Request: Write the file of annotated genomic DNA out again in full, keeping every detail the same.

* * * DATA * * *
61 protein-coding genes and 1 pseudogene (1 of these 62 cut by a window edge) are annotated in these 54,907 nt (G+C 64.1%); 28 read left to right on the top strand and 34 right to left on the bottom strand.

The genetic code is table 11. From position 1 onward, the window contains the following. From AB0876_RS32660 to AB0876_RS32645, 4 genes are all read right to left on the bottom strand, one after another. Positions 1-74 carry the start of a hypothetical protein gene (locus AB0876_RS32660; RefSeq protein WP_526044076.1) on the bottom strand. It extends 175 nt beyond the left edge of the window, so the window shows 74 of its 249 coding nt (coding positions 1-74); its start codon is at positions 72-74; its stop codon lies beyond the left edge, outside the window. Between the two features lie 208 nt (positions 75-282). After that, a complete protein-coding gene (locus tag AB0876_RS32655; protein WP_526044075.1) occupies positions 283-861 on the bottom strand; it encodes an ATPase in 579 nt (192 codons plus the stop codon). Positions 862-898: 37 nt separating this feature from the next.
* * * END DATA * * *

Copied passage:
61 protein-coding genes and 1 pseudogene (1 of these 62 cut by a window edge) are annotated in these 54,907 nt (G+C 64.1%); 28 read left to right on the top strand and 34 right to left on the bottom strand.

The genetic code is table 11. From position 1 onward, the window contains the following. From AB0876_RS32660 to AB0876_RS32645, 4 genes are all read right to left on the bottom strand, one after another. Positions 1-74 carry the start of a hypothetical protein gene (locus AB0876_RS32660; RefSeq protein WP_526044076.1) on the bottom strand. It extends 175 nt beyond the left edge of the window, so the window shows 74 of its 249 coding nt (coding positions 1-74); its start codon is at positions 72-74; its stop codon lies beyond the left edge, outside the window. Between the two features lie 208 nt (positions 75-282). After that, a complete protein-coding gene (locus tag AB0876_RS32655; protein WP_526044075.1) occupies positions 283-861 on the bottom strand; it encodes an ATPase in 579 nt (192 codons plus the stop codon). Positions 862-898: 37 nt separating this feature from the next.